High Profile Lawyers talk about cases that will haunt them for the rest of their Lives
From – St. Louis Magazine
Excerpt from St. Louis Magazine
“Impossibly cute” and “a little Huck Finn blond” is how Clayton family lawyer Leigh Joy Carson describes 7-year old Steven*, a boy she was appointed to represent as a guardian ad litem in a hotly contested child-custody case about a dozen years ago.
The parents looked as if they’d stepped straight out of the pages of a Polo ad. They had already separated, and the father, John*, had agreed to let the mother, Alice*, move with their son to Florida. John had quickly realized that the arrangement wasn’t working. Now he wanted Steven to come live with him.
“Standoffish and distant” was Carson’s initial impression of John, a physician and researcher at Washington University School of Medicine. Alice, on the other hand was engaging and personable, “the kind of person you like going to lunch with.”
First impressions can be deceiving.
When Carson interviewed Steven in her office, Alice- who was supposed to be sitting in the waiting room- crouched down outside Carson’s window to eavesdrop. When the boy’s paternal grandfather dropped Steven off in Florida after a cross-country visit with John, Alice stood on the front porch and screamed profanities.
Carson confronted Alice, who admitted cursing at Steven’s grandfather, but said that her hands had been covering her son’s ears, so he couldn’t have heard anything. She’s been ‘squeezing his head so hard,” she said, that she was afraid “it would injure him.”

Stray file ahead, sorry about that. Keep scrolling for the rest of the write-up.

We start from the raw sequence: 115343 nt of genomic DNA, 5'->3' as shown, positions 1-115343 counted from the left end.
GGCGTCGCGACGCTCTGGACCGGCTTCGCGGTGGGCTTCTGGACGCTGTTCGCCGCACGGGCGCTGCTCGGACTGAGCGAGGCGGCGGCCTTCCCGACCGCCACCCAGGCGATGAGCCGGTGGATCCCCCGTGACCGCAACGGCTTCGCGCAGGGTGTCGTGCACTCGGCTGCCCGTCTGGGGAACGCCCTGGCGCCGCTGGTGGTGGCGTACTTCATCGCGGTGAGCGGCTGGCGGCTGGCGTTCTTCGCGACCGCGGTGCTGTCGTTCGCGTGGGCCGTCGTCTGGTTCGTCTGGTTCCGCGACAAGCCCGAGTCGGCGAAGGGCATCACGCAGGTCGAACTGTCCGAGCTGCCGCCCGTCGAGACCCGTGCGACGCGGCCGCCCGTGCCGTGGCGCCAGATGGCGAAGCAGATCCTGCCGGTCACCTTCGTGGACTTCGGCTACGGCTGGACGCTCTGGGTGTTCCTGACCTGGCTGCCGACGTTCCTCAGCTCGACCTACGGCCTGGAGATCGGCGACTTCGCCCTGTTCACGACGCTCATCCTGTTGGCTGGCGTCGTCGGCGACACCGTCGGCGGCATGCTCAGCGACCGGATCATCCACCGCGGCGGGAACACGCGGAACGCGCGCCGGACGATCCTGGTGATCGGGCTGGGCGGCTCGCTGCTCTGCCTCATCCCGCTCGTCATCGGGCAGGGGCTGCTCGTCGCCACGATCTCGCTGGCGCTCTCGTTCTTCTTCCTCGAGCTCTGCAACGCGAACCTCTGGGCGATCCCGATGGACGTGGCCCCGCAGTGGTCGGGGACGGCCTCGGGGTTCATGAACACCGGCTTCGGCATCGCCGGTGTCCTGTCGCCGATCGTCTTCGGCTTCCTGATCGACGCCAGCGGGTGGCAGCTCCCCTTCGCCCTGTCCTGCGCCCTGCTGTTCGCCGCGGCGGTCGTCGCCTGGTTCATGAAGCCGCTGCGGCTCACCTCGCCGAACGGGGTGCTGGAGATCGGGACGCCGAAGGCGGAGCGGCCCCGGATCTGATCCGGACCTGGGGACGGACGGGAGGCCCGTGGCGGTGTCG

Soon it was time for Carson to meet with John and Steven together. At this point, she wasn’t sure what to expect. Early in the meeting, Steven started to squirm. John asked for a piece of paper. He and his son began constructing a paper airplane.
“It was clear they had done it before,” Carson says. Steven “just delighted in giving his dad directions, saying things like, ‘Oh no, Dad. I think we need to put a paper clip here.’ It was just heartwarming to see this guy who seemed very uptight be so completely, completely in tune with his kid. I didn’t expect it.”
John’s department head testified that the father was highly respected in his field and could name his hours. As her experience with the family deepened, Carson came to the conclusion that it was in Steven’s best interest for the little boy to be with his father.
In her closing remarks at the trial, she remembers telling the judge: “When you appointed me to be Steven’s guardian, I took him by the hand and I took him in my heart, and my heart tells me he needs to live with his dad in St. Louis.”
The judge didn’t see it the same way. Primary custody went to Alice.
John gave up his career in St. Louis and took a job as a doctor in a Florida emergency department to be with his son.
Carson still can’t shake the feeling that she let Steven down. “Every once in a while, when I go home, I cut through Shaw Park and see 7-year-old boys playing baseball,” she says. “They’re so full of hope and promise at that age. Whoever shows up to play catch with you before the game is your friend.”
She watches and she thinks of Steven, wondering how his life turned out:
“Sometimes you just want a sign that they’re ok.”